Republican Michael S. Steele conceded Maryland's U.S. Senate contest to Democratic Rep. Benjamin L. Cardin yesterday, capping an unconventional campaign that was big on personality but faltered as a result of his support of President Bush's Iraq policy and his conservative social views.
Kweisi Mfume, the former NAACP chief who was defeated by Cardin in the primary, said he views Steele's defeat as "a message to the president that people wanted change."
"I think in this instance they were right in voting for Ben, based on the issues and not personality," said Mfume, who endorsed Cardin but did not actively campaign for him until a few days before the election, when he recorded an automated phone message on Cardin's behalf.
Steele, the lieutenant governor and the state's highest-ranking black official, sounded sunny during a midday speech in Annapolis after a noontime congratulatory call to Cardin.
"I started this campaign with a conversation with Marylanders, and I'm going to continue this conversation because it's important that we build bridges," Steele said. "It's important that we put ourselves where people are every day."
Describing his conversation with Cardin, Steele said, "I enjoyed sparring with him over the past few months, and I wished him well. I wished Myrna [Cardin's wife] well. Their lives have changed and, hopefully, they will - particularly Congressman Cardin - bring to the table so many who have been left on the side.
"And I told him that specifically. Don't forget the poor. Don't forget those who are trying their best. But like Thurgood Marshall said, be the hand or two to help them. So, I hope he is that kind of senator, because Maryland needs it."
During his campaign, Steele introduced himself to Maryland voters and drew national attention with an appealing series of television commercials featuring the candidate and a black-and-white Boston terrier.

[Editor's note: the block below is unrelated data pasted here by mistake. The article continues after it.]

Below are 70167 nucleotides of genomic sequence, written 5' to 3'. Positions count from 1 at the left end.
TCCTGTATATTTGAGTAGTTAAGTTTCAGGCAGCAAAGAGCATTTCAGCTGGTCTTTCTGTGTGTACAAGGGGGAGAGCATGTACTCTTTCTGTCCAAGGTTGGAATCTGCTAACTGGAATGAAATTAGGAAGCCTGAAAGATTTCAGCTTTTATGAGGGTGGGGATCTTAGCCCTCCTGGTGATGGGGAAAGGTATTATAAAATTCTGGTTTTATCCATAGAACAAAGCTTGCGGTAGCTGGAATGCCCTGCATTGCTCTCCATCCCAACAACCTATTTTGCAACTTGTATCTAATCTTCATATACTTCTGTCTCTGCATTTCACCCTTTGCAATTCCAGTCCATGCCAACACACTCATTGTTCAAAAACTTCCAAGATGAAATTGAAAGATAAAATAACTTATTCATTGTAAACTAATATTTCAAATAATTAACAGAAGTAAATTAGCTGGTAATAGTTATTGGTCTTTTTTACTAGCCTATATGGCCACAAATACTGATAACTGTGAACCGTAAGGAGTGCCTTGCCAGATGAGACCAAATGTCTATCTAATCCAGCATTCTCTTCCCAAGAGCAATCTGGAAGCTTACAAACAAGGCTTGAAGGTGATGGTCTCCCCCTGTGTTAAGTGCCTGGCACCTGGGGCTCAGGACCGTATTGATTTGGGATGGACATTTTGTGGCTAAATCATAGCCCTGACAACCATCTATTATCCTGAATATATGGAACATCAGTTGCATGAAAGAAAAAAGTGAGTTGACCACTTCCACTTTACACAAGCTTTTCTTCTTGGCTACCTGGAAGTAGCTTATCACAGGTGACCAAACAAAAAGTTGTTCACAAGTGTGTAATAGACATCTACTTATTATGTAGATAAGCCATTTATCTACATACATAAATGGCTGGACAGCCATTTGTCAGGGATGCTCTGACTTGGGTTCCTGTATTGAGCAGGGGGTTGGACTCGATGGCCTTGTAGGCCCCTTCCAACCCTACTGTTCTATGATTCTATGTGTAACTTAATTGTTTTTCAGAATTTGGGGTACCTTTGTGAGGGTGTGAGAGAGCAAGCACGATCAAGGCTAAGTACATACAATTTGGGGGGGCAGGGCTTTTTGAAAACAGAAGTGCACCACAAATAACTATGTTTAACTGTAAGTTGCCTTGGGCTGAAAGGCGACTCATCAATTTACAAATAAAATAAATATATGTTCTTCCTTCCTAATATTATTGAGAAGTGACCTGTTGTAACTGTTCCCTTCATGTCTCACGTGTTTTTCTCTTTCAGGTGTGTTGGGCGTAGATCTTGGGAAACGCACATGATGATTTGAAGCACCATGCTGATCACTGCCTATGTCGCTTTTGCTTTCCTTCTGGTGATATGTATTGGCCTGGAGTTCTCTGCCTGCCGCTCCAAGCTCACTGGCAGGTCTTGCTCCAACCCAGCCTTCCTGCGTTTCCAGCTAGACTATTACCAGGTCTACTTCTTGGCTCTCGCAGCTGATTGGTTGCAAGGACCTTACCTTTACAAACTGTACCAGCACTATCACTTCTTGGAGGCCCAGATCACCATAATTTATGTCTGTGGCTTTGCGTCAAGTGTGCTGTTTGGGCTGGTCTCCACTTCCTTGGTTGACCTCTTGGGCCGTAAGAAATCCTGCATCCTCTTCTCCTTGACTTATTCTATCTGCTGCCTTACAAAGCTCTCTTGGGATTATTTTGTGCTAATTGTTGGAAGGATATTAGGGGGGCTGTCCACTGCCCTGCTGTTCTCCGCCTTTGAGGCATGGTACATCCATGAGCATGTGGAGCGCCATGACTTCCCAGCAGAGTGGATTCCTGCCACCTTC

But the ads, Steele's endorsements from hip-hop mogul Russell Simmons and boxing promoter Don King, and his attempt to mask his party affiliation with "Steele Democrat" bumper stickers proved futile. The candidate's pleas to black voters to support one of their own also failed, as African-Americans cast ballots for Cardin in overwhelming numbers, from Prince George's County to Baltimore.
Never having won an election on his own, Steele finishes the campaign with an uncertain future.
Carol Hirschburg, a Republican consultant, said that Steele still represents a bright light in the state Republican Party and that he could have a future nationally. She said he could gain a Bush administration appointment or a position with the Republican National Committee. Or he could run for office again - for governor in 2010, or U.S. Senate again should Democratic Sen. Barbara A. Mikulski retire that year.
"In a way, I think it's unfair to judge him in this year on this race," Hirschburg said. "He had the disadvantage of being a Republican in a year when Republicans were losing all across the country."
For Steele, a pro-life Roman Catholic and former seminarian who was recruited to run by top Bush administration officials, winning in Maryland was a long shot.
"Steele was swimming against a horrendous tide that we didn't make. Bush made it for him," said Walter Ludwig, a former consultant to Mfume's Senate campaign. Steele "ran a really good campaign. He surprised me. He was much more adept at campaigning than I thought he would be."
In an effort to court black voters, Steele and his team mentioned Mfume often on the radio and during campaign events as if they were carrying on his legacy, despite their opposing views on the war, abortion, stem cell research and a host of other issues.
"The Republican Party doesn't get it when it comes to African-American voters. Like other Americans, we vote our interests," said Donna L. Brazile, who managed Al Gore's 2000 presidential campaign. "It is not a repudiation of Michael Steele as an individual or Michael Steele as an African-American. It's a repudiation of who Michael Steele would caucus with."
With about 98 percent of Maryland's precincts reporting, Cardin received 54 percent and Steele 43 percent.
Exit polls indicate that Cardin got 74 percent of the black vote and Steele 25 percent. Steele was backed by 52 percent of whites, while 47 percent supported Cardin. Steele's slight edge with white voters was not enough to counter Cardin's advantage with blacks.
"He's a personable individual," former Democratic Gov. Parris N. Glendening said of Steele. "Everyone acknowledges that, whether you love him or hate him. He was able to convey that warmth and outgoing personality throughout the campaign, and particularly with his television commercials. And that was his strongest asset. I heard one pundit say it was his only asset."